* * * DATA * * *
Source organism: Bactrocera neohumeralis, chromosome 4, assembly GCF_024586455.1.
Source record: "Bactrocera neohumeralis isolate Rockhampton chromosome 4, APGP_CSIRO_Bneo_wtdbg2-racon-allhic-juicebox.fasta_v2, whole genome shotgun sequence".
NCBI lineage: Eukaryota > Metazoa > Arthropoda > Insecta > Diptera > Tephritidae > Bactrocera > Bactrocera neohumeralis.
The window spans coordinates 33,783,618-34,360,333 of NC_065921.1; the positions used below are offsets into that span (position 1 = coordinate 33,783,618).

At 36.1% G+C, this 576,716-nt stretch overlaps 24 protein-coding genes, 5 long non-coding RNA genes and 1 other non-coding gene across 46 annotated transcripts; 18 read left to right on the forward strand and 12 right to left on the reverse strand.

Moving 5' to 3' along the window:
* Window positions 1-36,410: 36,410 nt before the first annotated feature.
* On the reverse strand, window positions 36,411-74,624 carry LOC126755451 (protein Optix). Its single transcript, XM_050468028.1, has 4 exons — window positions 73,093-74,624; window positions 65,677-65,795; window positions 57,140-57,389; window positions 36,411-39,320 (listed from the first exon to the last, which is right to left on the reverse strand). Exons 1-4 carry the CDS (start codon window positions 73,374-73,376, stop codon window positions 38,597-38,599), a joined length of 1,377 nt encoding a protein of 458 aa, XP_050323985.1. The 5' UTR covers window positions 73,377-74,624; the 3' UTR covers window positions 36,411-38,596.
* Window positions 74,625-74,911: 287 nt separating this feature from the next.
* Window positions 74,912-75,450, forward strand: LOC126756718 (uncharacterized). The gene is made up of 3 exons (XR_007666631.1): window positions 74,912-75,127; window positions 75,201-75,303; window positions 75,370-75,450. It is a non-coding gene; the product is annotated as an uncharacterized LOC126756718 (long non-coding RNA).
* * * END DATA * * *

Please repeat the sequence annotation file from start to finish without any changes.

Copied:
Source organism: Bactrocera neohumeralis, chromosome 4, assembly GCF_024586455.1.
Source record: "Bactrocera neohumeralis isolate Rockhampton chromosome 4, APGP_CSIRO_Bneo_wtdbg2-racon-allhic-juicebox.fasta_v2, whole genome shotgun sequence".
NCBI lineage: Eukaryota > Metazoa > Arthropoda > Insecta > Diptera > Tephritidae > Bactrocera > Bactrocera neohumeralis.
The window spans coordinates 33,783,618-34,360,333 of NC_065921.1; the positions used below are offsets into that span (position 1 = coordinate 33,783,618).

At 36.1% G+C, this 576,716-nt stretch overlaps 24 protein-coding genes, 5 long non-coding RNA genes and 1 other non-coding gene across 46 annotated transcripts; 18 read left to right on the forward strand and 12 right to left on the reverse strand.

Moving 5' to 3' along the window:
* Window positions 1-36,410: 36,410 nt before the first annotated feature.
* On the reverse strand, window positions 36,411-74,624 carry LOC126755451 (protein Optix). Its single transcript, XM_050468028.1, has 4 exons — window positions 73,093-74,624; window positions 65,677-65,795; window positions 57,140-57,389; window positions 36,411-39,320 (listed from the first exon to the last, which is right to left on the reverse strand). Exons 1-4 carry the CDS (start codon window positions 73,374-73,376, stop codon window positions 38,597-38,599), a joined length of 1,377 nt encoding a protein of 458 aa, XP_050323985.1. The 5' UTR covers window positions 73,377-74,624; the 3' UTR covers window positions 36,411-38,596.
* Window positions 74,625-74,911: 287 nt separating this feature from the next.
* Window positions 74,912-75,450, forward strand: LOC126756718 (uncharacterized). The gene is made up of 3 exons (XR_007666631.1): window positions 74,912-75,127; window positions 75,201-75,303; window positions 75,370-75,450. It is a non-coding gene; the product is annotated as an uncharacterized LOC126756718 (long non-coding RNA).